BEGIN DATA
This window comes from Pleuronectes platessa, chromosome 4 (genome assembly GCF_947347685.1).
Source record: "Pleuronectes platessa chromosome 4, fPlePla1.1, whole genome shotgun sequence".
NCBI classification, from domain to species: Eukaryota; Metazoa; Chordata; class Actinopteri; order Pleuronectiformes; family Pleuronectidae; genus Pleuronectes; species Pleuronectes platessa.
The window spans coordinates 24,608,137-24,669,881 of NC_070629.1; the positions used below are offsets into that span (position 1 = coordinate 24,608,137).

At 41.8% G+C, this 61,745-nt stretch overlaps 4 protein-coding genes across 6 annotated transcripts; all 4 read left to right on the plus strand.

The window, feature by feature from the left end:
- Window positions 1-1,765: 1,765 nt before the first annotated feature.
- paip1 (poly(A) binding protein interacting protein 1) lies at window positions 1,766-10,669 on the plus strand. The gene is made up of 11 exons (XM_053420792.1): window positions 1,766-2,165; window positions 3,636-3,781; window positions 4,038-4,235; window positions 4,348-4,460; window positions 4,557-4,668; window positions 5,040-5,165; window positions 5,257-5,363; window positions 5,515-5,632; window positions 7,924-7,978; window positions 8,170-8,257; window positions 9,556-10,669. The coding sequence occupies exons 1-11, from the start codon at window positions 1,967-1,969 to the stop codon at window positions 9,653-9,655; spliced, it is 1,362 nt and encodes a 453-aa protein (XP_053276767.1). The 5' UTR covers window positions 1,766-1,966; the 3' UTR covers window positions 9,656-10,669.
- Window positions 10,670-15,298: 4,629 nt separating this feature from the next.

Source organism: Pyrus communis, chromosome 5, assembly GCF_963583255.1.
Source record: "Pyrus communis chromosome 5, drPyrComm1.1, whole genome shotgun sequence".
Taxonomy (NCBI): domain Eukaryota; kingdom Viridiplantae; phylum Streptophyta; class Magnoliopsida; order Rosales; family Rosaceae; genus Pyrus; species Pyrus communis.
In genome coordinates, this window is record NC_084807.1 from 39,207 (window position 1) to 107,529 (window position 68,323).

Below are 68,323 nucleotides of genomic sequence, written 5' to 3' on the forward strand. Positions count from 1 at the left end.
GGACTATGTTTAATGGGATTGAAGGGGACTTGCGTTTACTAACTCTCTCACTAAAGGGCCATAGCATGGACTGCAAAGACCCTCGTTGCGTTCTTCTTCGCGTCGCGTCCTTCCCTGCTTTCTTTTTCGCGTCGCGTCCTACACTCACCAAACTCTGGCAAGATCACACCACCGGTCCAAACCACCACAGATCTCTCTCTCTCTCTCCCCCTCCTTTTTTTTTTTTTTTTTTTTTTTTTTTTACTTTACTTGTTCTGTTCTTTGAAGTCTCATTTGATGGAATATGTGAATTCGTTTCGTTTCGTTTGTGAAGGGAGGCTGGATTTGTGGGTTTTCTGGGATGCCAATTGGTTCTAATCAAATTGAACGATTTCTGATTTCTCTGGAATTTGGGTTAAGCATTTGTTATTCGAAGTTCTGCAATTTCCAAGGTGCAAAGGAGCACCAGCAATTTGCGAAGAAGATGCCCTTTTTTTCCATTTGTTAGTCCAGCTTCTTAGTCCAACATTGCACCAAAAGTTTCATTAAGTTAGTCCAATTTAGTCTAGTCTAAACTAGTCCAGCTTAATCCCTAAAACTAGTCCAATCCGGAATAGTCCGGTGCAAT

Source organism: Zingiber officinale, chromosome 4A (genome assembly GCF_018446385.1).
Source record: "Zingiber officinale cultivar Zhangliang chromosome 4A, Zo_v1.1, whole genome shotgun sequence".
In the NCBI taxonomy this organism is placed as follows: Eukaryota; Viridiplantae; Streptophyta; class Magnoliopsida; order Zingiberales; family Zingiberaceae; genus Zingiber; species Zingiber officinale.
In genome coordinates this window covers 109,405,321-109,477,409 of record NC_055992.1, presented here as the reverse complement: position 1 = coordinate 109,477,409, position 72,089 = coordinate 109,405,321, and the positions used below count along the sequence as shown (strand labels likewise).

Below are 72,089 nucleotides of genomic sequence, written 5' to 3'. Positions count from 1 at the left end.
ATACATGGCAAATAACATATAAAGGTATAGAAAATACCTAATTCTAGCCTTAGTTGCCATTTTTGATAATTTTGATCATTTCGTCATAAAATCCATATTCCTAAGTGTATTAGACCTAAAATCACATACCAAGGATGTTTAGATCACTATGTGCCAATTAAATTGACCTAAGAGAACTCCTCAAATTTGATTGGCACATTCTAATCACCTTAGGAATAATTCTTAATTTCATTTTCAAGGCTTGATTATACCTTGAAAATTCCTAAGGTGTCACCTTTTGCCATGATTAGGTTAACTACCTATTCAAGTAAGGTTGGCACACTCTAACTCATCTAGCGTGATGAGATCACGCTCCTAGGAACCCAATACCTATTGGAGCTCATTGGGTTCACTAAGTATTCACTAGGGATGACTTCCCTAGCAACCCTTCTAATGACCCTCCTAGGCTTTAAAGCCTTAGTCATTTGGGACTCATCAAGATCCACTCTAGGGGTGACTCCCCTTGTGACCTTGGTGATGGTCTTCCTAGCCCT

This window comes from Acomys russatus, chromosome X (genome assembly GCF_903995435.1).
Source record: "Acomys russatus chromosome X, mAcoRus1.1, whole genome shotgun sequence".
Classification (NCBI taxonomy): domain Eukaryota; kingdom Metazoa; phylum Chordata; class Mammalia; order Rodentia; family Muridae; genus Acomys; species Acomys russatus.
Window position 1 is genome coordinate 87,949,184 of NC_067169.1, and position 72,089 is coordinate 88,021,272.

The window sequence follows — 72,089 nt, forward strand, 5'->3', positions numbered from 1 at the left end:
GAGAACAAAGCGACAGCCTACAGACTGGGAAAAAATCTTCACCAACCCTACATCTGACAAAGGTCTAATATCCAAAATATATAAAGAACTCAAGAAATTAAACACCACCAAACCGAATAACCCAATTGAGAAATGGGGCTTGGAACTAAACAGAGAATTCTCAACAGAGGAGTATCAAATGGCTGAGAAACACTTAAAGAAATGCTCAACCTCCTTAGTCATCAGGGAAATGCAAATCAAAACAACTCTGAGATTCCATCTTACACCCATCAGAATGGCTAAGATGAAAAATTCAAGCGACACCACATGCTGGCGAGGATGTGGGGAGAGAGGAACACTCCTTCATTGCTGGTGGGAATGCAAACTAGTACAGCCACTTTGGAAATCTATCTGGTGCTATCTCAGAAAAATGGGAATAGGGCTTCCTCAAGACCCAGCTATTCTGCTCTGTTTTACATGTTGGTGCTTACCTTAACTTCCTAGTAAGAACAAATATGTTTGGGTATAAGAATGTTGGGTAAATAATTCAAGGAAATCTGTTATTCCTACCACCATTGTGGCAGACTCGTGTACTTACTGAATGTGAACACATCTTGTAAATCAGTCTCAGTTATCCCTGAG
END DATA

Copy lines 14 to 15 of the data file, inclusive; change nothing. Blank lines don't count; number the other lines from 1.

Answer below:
Below are 68,323 nucleotides of genomic sequence, written 5' to 3' on the forward strand. Positions count from 1 at the left end.
GGACTATGTTTAATGGGATTGAAGGGGACTTGCGTTTACTAACTCTCTCACTAAAGGGCCATAGCATGGACTGCAAAGACCCTCGTTGCGTTCTTCTTCGCGTCGCGTCCTTCCCTGCTTTCTTTTTCGCGTCGCGTCCTACACTCACCAAACTCTGGCAAGATCACACCACCGGTCCAAACCACCACAGATCTCTCTCTCTCTCTCCCCCTCCTTTTTTTTTTTTTTTTTTTTTTTTTTTTACTTTACTTGTTCTGTTCTTTGAAGTCTCATTTGATGGAATATGTGAATTCGTTTCGTTTCGTTTGTGAAGGGAGGCTGGATTTGTGGGTTTTCTGGGATGCCAATTGGTTCTAATCAAATTGAACGATTTCTGATTTCTCTGGAATTTGGGTTAAGCATTTGTTATTCGAAGTTCTGCAATTTCCAAGGTGCAAAGGAGCACCAGCAATTTGCGAAGAAGATGCCCTTTTTTTCCATTTGTTAGTCCAGCTTCTTAGTCCAACATTGCACCAAAAGTTTCATTAAGTTAGTCCAATTTAGTCTAGTCTAAACTAGTCCAGCTTAATCCCTAAAACTAGTCCAATCCGGAATAGTCCGGTGCAAT